The French gambling market reported record revenue of €617m ($715.4m) for the second quarter of 2021, representing a 91% rise year-on-year.
The figures reported by L’Autoriténationaledes Jeux (ANJ) are in stark contrast to a year prior with Q2 2020 generating revenue of just €323m in comparison, with the coronavirus pandemic effecting the quarter.
Sports betting made up €420m of total gaming revenue, which was up 347% from last year, thanks to the UEFA European Championships, as well as tennis tournaments the French Open and Wimbledon, all taking place during the quarter.
The €2.15bn in bets placed in Q2 represented the second highest level of stakes reached in a single quarter since the French market opened, behind only Q1 2021 according to the regulator.
Horse racing betting revenue came in at €95m which was 8% higher than a year before, while online poker revenue saw a dip of 27% down to €103m.
In terms of H1, total revenue for the French market in the first six months of 2021 reached €1.2bn which was 59% higher than in 2020.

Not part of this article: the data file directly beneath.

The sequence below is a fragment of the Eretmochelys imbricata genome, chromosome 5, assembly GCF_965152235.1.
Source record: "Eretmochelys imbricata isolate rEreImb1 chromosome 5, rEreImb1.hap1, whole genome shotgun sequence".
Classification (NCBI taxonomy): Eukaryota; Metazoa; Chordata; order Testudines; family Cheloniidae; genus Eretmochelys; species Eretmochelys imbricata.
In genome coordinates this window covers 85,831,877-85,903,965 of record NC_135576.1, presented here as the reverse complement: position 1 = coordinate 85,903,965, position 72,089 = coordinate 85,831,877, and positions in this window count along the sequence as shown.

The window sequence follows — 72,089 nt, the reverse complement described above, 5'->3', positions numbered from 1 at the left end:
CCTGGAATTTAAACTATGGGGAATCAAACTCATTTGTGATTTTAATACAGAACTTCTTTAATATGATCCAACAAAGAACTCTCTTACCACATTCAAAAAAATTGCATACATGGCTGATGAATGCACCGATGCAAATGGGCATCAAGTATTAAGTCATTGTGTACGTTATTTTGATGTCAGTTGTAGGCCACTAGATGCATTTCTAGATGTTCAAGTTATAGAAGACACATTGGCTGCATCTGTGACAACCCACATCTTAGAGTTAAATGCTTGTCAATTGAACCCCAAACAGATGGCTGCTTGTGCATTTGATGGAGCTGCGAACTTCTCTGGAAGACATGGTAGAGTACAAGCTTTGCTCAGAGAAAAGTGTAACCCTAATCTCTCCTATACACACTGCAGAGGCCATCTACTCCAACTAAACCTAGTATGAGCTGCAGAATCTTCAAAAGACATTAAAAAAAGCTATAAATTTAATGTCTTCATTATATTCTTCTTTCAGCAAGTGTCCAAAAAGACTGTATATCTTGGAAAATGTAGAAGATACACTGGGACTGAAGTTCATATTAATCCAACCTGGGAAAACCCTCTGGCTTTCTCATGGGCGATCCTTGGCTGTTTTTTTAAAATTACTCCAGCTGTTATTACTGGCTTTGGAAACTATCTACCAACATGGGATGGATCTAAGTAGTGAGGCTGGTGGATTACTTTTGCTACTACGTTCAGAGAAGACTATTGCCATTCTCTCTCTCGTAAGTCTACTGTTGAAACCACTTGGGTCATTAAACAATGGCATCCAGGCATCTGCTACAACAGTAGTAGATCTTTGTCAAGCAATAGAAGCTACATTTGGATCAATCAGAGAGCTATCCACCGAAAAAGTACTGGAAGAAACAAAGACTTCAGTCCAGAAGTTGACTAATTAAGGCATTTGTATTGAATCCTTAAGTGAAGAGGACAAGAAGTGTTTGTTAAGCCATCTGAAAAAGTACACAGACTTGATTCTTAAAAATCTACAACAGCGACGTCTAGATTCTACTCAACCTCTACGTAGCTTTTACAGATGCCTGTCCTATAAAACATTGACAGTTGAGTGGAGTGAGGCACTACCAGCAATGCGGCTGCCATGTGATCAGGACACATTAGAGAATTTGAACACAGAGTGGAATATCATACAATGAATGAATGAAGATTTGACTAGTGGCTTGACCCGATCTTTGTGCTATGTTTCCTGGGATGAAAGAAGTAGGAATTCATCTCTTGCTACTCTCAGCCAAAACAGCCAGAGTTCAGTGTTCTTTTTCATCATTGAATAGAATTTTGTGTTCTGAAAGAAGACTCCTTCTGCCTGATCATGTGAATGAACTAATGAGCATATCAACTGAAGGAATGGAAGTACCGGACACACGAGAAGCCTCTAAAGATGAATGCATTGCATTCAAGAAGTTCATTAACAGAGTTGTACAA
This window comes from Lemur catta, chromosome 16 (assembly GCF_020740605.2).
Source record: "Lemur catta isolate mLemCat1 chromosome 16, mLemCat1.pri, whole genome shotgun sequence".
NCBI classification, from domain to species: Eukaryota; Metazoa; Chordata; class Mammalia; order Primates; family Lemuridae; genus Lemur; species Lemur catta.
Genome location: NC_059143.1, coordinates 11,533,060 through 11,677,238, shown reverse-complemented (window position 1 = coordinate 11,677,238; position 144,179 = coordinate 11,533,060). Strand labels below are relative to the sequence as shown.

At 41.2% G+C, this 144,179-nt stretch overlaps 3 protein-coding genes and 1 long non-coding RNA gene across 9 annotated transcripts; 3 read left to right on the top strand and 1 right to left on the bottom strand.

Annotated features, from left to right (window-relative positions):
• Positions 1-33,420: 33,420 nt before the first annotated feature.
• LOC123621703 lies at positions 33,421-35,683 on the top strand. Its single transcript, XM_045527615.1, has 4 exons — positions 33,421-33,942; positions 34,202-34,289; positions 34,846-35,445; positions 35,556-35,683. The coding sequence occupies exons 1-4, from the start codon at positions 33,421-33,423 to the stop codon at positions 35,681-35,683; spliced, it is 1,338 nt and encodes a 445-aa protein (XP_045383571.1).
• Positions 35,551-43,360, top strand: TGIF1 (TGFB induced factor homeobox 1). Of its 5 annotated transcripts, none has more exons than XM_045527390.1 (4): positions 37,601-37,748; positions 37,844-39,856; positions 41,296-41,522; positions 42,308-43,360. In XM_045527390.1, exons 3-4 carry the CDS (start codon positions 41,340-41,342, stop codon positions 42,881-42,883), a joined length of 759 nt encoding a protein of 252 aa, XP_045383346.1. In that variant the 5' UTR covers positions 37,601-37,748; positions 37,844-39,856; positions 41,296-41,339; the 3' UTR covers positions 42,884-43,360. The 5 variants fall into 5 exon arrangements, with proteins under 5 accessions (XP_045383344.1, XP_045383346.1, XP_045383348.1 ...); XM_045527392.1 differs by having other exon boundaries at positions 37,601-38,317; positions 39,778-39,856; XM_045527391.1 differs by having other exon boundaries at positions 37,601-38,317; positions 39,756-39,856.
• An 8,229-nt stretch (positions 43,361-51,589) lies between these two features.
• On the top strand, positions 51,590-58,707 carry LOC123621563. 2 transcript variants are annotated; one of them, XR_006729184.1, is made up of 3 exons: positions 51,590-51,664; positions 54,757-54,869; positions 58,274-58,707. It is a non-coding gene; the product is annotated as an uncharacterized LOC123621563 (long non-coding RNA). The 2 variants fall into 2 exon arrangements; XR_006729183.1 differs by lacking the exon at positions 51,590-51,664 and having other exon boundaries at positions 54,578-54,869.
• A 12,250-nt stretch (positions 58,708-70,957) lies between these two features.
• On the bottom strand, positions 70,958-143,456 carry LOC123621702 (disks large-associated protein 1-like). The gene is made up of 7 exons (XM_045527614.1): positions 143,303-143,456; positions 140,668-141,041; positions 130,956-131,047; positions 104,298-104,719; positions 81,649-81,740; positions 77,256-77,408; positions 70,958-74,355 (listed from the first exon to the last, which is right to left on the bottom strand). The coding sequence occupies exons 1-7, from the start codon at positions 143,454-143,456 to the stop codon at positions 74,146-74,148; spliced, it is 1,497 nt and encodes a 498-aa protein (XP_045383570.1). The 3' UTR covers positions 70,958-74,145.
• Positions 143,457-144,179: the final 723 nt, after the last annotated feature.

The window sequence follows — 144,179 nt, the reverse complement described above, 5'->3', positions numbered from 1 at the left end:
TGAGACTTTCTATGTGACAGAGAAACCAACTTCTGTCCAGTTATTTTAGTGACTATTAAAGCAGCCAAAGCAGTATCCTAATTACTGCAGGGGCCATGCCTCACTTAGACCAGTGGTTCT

Sports betting revenue was 118% higher in H1 at €777m, while horse racing betting revenue rose 27% up to €205m. Meanwhile, poker revenue decreased 7% down to €223m.
ANJ President Isabelle Falque-Pierrotin, said: "The French are always more likely to bet online and, quite logically, the Euros boosted the segment of sports betting whose turnover reached another record this quarter."
"This growth is testament to the fact that the French model, although very supervised, is not broken. However, it asks us about the societal issues that come to question. This is particularly the case with advertising, a subject on which the ANJ is currently consulting all stakeholders to promote a rebalancing of operator practices."
In September, the ANJ announced the launch of a public consultation ongamblingadvertisingin France after the regulatorquestioned the practices of several operators. The regulator believed operators took advantage of advertising rules to advertise excessively during the summer’s Euros and promoting messages that "foster the illusion of easy money."
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